Effective co-ordination of CHW programmes relies on principles such as (1) use of existing coordination mechanisms when possible; (2) inclusive representation of HRH stakeholder constituencies; (3) coordinated leadership and stewardship; (4) defined roles for stakeholders; (5) coherent strategies linked with national health policies; (6) joint efforts and actions arising from increased investments in HRH; and (7) linkages with other coordination mechanisms

With this paradigm, the CCF enables governments to take the necessary leadership in the planning, coordination, implementation, and management of HRH development at the country level and to work with partners aligned to support this priority pillar of the health system.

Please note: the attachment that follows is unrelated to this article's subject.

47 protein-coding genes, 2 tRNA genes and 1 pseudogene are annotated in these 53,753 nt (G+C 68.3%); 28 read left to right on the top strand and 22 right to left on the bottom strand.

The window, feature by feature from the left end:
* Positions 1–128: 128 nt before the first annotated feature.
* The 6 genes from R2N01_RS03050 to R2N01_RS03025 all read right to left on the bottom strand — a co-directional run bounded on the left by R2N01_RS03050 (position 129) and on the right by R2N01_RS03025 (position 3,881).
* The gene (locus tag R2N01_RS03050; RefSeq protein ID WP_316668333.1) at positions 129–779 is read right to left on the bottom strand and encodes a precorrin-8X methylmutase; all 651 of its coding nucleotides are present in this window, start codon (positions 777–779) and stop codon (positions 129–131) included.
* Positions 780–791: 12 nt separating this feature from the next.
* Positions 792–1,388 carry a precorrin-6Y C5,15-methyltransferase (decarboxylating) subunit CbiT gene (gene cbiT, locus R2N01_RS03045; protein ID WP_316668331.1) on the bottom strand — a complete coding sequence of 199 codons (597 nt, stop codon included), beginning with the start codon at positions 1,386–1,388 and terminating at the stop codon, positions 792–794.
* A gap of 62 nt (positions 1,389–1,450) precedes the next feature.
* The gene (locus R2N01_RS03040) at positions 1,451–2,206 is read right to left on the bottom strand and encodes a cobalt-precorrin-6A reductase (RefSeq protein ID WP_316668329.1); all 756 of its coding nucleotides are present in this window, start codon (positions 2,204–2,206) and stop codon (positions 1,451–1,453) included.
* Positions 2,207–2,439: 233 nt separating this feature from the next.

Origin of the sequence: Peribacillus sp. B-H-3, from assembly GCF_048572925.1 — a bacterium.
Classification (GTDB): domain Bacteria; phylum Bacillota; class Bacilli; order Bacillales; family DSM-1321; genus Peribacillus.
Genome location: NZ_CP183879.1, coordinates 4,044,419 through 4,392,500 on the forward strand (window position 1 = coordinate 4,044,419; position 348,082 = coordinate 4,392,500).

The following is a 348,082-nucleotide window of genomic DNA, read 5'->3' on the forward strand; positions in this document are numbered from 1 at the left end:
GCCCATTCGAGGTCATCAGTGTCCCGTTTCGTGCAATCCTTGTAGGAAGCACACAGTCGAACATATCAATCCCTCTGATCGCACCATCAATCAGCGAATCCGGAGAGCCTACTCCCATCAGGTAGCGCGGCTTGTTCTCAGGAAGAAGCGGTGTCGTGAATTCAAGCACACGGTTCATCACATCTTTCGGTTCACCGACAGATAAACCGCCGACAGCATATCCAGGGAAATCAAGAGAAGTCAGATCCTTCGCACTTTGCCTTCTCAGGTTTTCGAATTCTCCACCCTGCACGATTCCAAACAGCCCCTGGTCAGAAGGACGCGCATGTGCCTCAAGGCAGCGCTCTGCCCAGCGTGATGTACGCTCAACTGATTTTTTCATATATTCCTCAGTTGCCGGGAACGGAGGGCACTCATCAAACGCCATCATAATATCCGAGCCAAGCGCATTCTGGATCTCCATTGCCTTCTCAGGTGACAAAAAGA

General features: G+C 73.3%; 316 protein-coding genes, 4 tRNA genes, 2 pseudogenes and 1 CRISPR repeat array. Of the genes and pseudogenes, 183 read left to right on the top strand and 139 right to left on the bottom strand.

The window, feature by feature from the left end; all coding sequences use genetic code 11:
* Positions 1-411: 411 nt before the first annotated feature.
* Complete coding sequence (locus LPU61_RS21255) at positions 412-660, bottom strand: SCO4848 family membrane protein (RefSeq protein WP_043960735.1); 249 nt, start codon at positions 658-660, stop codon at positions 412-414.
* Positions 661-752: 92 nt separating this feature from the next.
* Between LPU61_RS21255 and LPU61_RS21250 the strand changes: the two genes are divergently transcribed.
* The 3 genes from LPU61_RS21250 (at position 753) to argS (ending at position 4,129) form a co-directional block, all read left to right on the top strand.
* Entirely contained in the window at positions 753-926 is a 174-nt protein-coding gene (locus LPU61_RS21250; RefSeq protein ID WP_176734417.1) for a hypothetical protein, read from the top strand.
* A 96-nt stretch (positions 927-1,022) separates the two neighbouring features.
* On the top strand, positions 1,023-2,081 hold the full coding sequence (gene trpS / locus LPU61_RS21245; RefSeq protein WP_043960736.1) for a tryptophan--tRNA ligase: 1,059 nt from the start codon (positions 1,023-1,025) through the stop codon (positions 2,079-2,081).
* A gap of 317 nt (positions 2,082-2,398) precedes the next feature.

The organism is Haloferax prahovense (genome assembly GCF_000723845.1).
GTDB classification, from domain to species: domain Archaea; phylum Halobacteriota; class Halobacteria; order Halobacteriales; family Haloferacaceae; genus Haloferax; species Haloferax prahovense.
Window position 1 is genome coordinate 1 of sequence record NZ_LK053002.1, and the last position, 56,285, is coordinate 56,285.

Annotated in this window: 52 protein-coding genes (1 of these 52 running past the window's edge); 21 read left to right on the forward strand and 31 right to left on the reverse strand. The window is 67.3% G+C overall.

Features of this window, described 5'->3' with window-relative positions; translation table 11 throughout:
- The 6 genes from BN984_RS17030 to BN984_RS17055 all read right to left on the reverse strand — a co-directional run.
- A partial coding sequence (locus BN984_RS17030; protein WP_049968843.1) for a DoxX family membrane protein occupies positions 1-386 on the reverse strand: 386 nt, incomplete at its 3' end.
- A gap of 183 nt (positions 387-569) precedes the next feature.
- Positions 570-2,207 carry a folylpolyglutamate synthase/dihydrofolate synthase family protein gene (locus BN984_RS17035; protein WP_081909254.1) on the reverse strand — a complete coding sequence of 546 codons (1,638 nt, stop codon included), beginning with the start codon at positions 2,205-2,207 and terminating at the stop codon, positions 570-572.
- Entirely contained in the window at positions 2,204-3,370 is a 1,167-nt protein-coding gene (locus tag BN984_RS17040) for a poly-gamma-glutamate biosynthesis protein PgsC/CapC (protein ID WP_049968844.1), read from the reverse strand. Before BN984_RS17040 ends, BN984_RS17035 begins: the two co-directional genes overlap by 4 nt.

Under mounting pressure from its constituencies, the GHWA developed the CCF framework that provided advice and guidance on intersectoral and multi-constituency collaboration to accelerate the implementation of a country’s HRH agenda. As a result, the CCF approach was implemented in several countries, demonstrating positive outcomes in the GHWA’s external and internal evaluations. The GHWA completed its 10-year lifespan as a partnership of the WHO in 2016, replaced by the Global Health Workforce Network. At this critical point, the GHWA legacy report reviewed and illustrated its policies, initiatives, and their impacts [37]. The CCF framework for national planning and development was extensively discussed in the report. The report recognizes its systems perspective and the GHWA Board’s focus on the critical gap in HRH planning coordination at national levels.